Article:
Tensions over the Department of Conservation's use of 1080 have flared, with protesters threatening staff and damaging property, the department says.
The Department of Conservation (DOC) has complained to police after it said staff were threatened and abused by anti-1080 campaigners on more than one occasion.
DOC's director general Lou Sanson said 20 instances of staff being verbally abused or property being damaged had been reported to police.
He said most of the threats had been made on social media, with people being personally named, including helicopter companies and contractors.
"We have had once incident of tyres being damaged on a private property."
Mr Sanson said the incidents were not limited to the Westcoast and Southland, and had occurred in the central North Island as well.
Mr Sanson said he had met with Police Commissioner Mike Bush yesterday, who had given DOC his full support.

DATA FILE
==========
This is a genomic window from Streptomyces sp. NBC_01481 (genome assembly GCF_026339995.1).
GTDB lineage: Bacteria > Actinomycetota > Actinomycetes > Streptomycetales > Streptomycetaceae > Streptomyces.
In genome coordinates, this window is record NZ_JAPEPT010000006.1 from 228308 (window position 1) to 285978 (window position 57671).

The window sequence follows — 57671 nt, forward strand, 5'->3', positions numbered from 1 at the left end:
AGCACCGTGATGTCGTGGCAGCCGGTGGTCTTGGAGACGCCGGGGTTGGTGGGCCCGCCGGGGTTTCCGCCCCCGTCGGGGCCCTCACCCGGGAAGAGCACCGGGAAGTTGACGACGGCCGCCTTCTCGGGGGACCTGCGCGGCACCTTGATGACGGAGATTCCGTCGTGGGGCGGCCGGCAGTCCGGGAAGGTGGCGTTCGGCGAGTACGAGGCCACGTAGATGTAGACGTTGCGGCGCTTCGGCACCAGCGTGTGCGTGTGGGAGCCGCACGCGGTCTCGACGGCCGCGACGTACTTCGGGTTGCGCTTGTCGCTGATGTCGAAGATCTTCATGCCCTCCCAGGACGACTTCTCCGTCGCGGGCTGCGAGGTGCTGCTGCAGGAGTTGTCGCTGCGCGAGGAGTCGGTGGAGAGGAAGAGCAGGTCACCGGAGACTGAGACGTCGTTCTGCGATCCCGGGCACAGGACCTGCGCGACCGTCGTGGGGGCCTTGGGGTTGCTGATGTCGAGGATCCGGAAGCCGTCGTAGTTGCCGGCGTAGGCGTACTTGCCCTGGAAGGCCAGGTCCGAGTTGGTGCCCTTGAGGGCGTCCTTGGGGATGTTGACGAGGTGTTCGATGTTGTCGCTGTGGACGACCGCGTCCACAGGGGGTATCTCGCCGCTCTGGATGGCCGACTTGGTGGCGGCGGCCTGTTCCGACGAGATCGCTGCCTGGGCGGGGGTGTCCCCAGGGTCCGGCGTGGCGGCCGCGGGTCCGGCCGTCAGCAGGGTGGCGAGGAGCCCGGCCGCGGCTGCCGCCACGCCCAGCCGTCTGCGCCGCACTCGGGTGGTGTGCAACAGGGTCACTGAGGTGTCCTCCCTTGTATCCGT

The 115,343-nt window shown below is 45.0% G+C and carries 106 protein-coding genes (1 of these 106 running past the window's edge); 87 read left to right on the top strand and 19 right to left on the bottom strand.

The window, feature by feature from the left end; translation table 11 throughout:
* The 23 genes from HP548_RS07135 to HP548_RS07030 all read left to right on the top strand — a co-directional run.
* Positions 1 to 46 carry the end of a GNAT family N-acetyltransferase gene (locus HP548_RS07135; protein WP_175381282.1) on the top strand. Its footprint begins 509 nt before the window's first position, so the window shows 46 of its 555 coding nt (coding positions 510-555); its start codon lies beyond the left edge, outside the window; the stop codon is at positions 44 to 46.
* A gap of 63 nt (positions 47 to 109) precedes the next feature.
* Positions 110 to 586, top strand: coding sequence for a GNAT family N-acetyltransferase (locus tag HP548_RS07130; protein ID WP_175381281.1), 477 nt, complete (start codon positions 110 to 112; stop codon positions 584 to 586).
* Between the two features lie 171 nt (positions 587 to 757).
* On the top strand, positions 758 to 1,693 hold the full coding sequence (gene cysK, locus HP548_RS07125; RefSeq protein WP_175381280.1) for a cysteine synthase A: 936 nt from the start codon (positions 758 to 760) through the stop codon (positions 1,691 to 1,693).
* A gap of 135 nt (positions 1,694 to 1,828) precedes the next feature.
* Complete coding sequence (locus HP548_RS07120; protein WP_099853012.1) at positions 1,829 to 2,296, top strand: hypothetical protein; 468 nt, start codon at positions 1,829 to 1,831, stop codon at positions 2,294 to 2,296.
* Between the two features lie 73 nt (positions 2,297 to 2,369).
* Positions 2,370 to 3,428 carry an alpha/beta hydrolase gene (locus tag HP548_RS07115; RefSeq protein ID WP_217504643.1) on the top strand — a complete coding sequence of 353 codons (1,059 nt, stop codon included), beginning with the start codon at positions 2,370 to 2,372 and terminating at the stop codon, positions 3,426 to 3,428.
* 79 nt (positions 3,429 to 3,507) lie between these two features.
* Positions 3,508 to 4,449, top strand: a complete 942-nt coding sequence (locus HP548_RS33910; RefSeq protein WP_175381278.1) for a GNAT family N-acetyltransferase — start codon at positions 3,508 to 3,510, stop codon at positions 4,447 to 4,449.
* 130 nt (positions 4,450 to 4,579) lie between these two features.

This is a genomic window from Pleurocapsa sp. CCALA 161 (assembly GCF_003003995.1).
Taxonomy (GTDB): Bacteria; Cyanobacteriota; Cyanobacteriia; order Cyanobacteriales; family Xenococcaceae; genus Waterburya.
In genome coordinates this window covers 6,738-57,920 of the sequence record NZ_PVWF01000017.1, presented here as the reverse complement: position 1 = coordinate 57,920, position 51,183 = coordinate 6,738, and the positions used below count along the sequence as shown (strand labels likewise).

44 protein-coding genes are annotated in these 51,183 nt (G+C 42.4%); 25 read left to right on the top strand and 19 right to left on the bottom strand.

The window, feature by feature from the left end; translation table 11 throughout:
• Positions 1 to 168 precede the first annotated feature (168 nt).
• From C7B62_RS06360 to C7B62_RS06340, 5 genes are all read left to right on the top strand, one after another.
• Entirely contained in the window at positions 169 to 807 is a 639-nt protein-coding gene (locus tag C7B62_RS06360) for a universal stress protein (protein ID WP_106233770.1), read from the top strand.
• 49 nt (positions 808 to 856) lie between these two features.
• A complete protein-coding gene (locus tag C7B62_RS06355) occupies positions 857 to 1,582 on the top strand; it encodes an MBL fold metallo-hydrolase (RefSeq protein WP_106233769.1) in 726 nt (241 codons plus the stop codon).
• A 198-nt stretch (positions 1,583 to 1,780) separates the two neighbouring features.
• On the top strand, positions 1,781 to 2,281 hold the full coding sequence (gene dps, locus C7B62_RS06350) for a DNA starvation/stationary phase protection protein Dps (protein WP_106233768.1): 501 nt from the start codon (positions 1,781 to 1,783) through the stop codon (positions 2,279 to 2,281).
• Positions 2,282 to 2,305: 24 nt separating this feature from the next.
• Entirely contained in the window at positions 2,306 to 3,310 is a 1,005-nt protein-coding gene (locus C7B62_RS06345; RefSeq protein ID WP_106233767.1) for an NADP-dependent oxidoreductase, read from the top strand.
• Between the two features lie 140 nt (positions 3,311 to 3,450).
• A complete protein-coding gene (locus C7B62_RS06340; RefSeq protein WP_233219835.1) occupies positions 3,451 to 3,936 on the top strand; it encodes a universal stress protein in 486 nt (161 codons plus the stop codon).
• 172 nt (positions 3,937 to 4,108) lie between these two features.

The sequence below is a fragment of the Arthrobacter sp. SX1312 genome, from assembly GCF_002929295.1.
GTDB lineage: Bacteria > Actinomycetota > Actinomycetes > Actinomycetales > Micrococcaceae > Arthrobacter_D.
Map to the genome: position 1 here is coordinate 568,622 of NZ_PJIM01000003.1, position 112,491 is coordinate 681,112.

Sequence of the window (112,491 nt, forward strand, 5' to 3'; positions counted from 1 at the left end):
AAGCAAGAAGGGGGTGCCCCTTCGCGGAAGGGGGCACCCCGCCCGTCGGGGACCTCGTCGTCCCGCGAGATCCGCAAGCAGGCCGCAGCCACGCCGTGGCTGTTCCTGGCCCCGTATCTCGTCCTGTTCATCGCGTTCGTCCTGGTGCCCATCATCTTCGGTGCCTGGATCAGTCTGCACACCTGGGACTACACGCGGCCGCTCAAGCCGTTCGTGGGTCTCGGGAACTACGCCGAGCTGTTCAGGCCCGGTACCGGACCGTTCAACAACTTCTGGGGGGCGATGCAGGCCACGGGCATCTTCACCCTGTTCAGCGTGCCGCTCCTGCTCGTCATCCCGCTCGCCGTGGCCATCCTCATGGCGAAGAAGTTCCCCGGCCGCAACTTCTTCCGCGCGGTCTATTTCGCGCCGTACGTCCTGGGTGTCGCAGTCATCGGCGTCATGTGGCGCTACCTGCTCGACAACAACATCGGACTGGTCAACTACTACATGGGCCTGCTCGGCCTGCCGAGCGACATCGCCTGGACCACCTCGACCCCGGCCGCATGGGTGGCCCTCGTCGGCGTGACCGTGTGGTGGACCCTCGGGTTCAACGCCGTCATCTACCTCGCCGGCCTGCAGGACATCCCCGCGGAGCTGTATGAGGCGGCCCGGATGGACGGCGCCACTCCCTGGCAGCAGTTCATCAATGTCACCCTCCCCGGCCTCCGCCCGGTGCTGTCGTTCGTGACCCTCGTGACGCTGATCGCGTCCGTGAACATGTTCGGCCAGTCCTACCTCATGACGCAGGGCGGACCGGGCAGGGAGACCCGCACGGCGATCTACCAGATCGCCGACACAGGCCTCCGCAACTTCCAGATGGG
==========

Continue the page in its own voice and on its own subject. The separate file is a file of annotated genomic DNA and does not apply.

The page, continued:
He said DOC respected people's right to peacefully protest, but he said things had escalated this year.
"It's stepped up with personal attacks, personally naming people, personally attacking helicopter companies."
Mr Sanson said for large remote parts of New Zealand, 1080 was the only option for protecting primary industries and native wildlife.
"We just need New Zealanders to understand we're trying to do the best job for New Zealand."
"We're quite happy to debate the science, but until we get a magic breakthrough, if New Zealand's serious about cattle and bringing back its birds in wide parts of New Zealand that are inaccessible, this is really the only technique we have."